This is evident to us in grooming—we see some health situations in our dogs that would drive a human crazy, but the dogs show very few signs of pain.  That survival instinct is still prevalent in many of our breeds and showing pain is just not fashionable!  Think about flea and tick infestation—could you imagine living with 30+ fleas biting all over you?  Some of the chronic ear infections we see surely cause excruciating pain and headaches.  When our older pets become arthritic and lose muscle tone in their back legs that’s got to hurt.  I know at 61, my joints aren’t what they used to be and an occasional Tylenol is helpful.  Keep in mind that when dogs are healing from surgery or a broken bone the use of painkillers may not be wise.  The associated pain will keep your dog inactive while the healing takes place—otherwise he may re-injure himself. 

On the other hand, breeding has certainly minimized this instinct in many of our companion dogs—especially the Toys.  If you heard and saw some of our pups getting their first haircut you would think we were really being mean—their fear of pain certainly isn’t held back.  Once we show them through patience and firmness that we are not trying to hurt them, they generally settle down.  As dogs are bred for companionship more than work, many traits, instincts and sense abilities are being altered like this.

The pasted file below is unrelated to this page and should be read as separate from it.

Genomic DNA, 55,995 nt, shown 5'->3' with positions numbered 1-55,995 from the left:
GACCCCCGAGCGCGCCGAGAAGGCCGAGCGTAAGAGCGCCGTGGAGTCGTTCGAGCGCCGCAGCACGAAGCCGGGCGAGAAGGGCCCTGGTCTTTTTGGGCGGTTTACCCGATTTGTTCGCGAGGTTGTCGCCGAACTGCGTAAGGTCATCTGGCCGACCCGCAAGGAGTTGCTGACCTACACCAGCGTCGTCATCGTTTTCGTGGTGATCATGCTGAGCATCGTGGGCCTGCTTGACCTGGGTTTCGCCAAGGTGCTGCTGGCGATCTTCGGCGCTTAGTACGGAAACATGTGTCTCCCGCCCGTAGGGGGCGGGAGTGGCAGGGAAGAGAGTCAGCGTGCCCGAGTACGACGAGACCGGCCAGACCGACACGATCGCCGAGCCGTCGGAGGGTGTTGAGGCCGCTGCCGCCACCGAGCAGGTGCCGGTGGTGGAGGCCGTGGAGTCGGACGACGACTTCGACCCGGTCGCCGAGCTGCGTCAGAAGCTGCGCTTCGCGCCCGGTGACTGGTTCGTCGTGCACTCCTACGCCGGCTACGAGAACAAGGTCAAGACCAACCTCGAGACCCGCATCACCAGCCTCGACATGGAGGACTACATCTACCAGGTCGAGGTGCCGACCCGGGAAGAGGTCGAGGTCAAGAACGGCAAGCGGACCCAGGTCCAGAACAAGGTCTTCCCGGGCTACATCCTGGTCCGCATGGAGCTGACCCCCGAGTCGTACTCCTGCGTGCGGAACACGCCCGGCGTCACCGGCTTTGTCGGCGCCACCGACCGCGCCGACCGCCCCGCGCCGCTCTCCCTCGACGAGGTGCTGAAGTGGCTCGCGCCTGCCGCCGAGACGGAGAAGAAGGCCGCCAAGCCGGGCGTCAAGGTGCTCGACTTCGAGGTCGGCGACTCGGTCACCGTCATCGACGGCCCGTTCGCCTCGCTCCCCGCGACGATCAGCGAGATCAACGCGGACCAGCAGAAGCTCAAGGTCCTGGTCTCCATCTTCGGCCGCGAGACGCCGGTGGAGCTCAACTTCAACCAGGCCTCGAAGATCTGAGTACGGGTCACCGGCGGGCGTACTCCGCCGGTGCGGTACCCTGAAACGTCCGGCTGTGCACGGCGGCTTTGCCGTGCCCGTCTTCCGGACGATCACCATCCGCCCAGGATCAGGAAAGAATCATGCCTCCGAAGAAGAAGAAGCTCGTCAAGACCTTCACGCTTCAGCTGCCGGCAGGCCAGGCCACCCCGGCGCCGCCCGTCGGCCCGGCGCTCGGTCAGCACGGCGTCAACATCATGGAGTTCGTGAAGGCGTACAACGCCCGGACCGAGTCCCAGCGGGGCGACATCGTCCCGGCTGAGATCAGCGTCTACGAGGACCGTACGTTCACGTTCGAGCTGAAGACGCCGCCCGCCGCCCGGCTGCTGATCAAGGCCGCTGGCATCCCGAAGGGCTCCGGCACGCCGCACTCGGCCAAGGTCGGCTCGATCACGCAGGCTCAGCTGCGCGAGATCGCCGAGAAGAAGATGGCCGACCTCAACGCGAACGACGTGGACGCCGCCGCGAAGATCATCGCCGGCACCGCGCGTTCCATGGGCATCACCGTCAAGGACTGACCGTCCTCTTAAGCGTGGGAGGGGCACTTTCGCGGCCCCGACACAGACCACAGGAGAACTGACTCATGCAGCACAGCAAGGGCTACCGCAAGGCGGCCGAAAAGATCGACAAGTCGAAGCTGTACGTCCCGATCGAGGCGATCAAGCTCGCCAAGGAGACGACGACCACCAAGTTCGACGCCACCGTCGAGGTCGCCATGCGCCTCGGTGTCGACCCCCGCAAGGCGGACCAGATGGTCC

Nature and Nurture

Tuesday, August 7th, 2007 by Mike Cronk

There is an on-going debate on whether animals and humans are born with “what you see is what you get” or if they can be developed through environmental factors.  Which is more important?  Let the scientists argue.  I think we can agree that both the nature and nurture sides of the debate play an important role.

Those of us with children know that each is born into the world with a certain personality and it is up to us to shape it.  My son Michel owns the Pet Motel and Salon—an apple that didn’t fall far from the tree.  My daughter Laura is a mother of three and helps in the business—she said she could care less about attending college.  My daughter Rebecca was a gifted swimmer and as parents we encouraged that through college—and it paid off.  Our son Carl on the other hand was born with cerebral palsy and no amount of love or education was going to change that.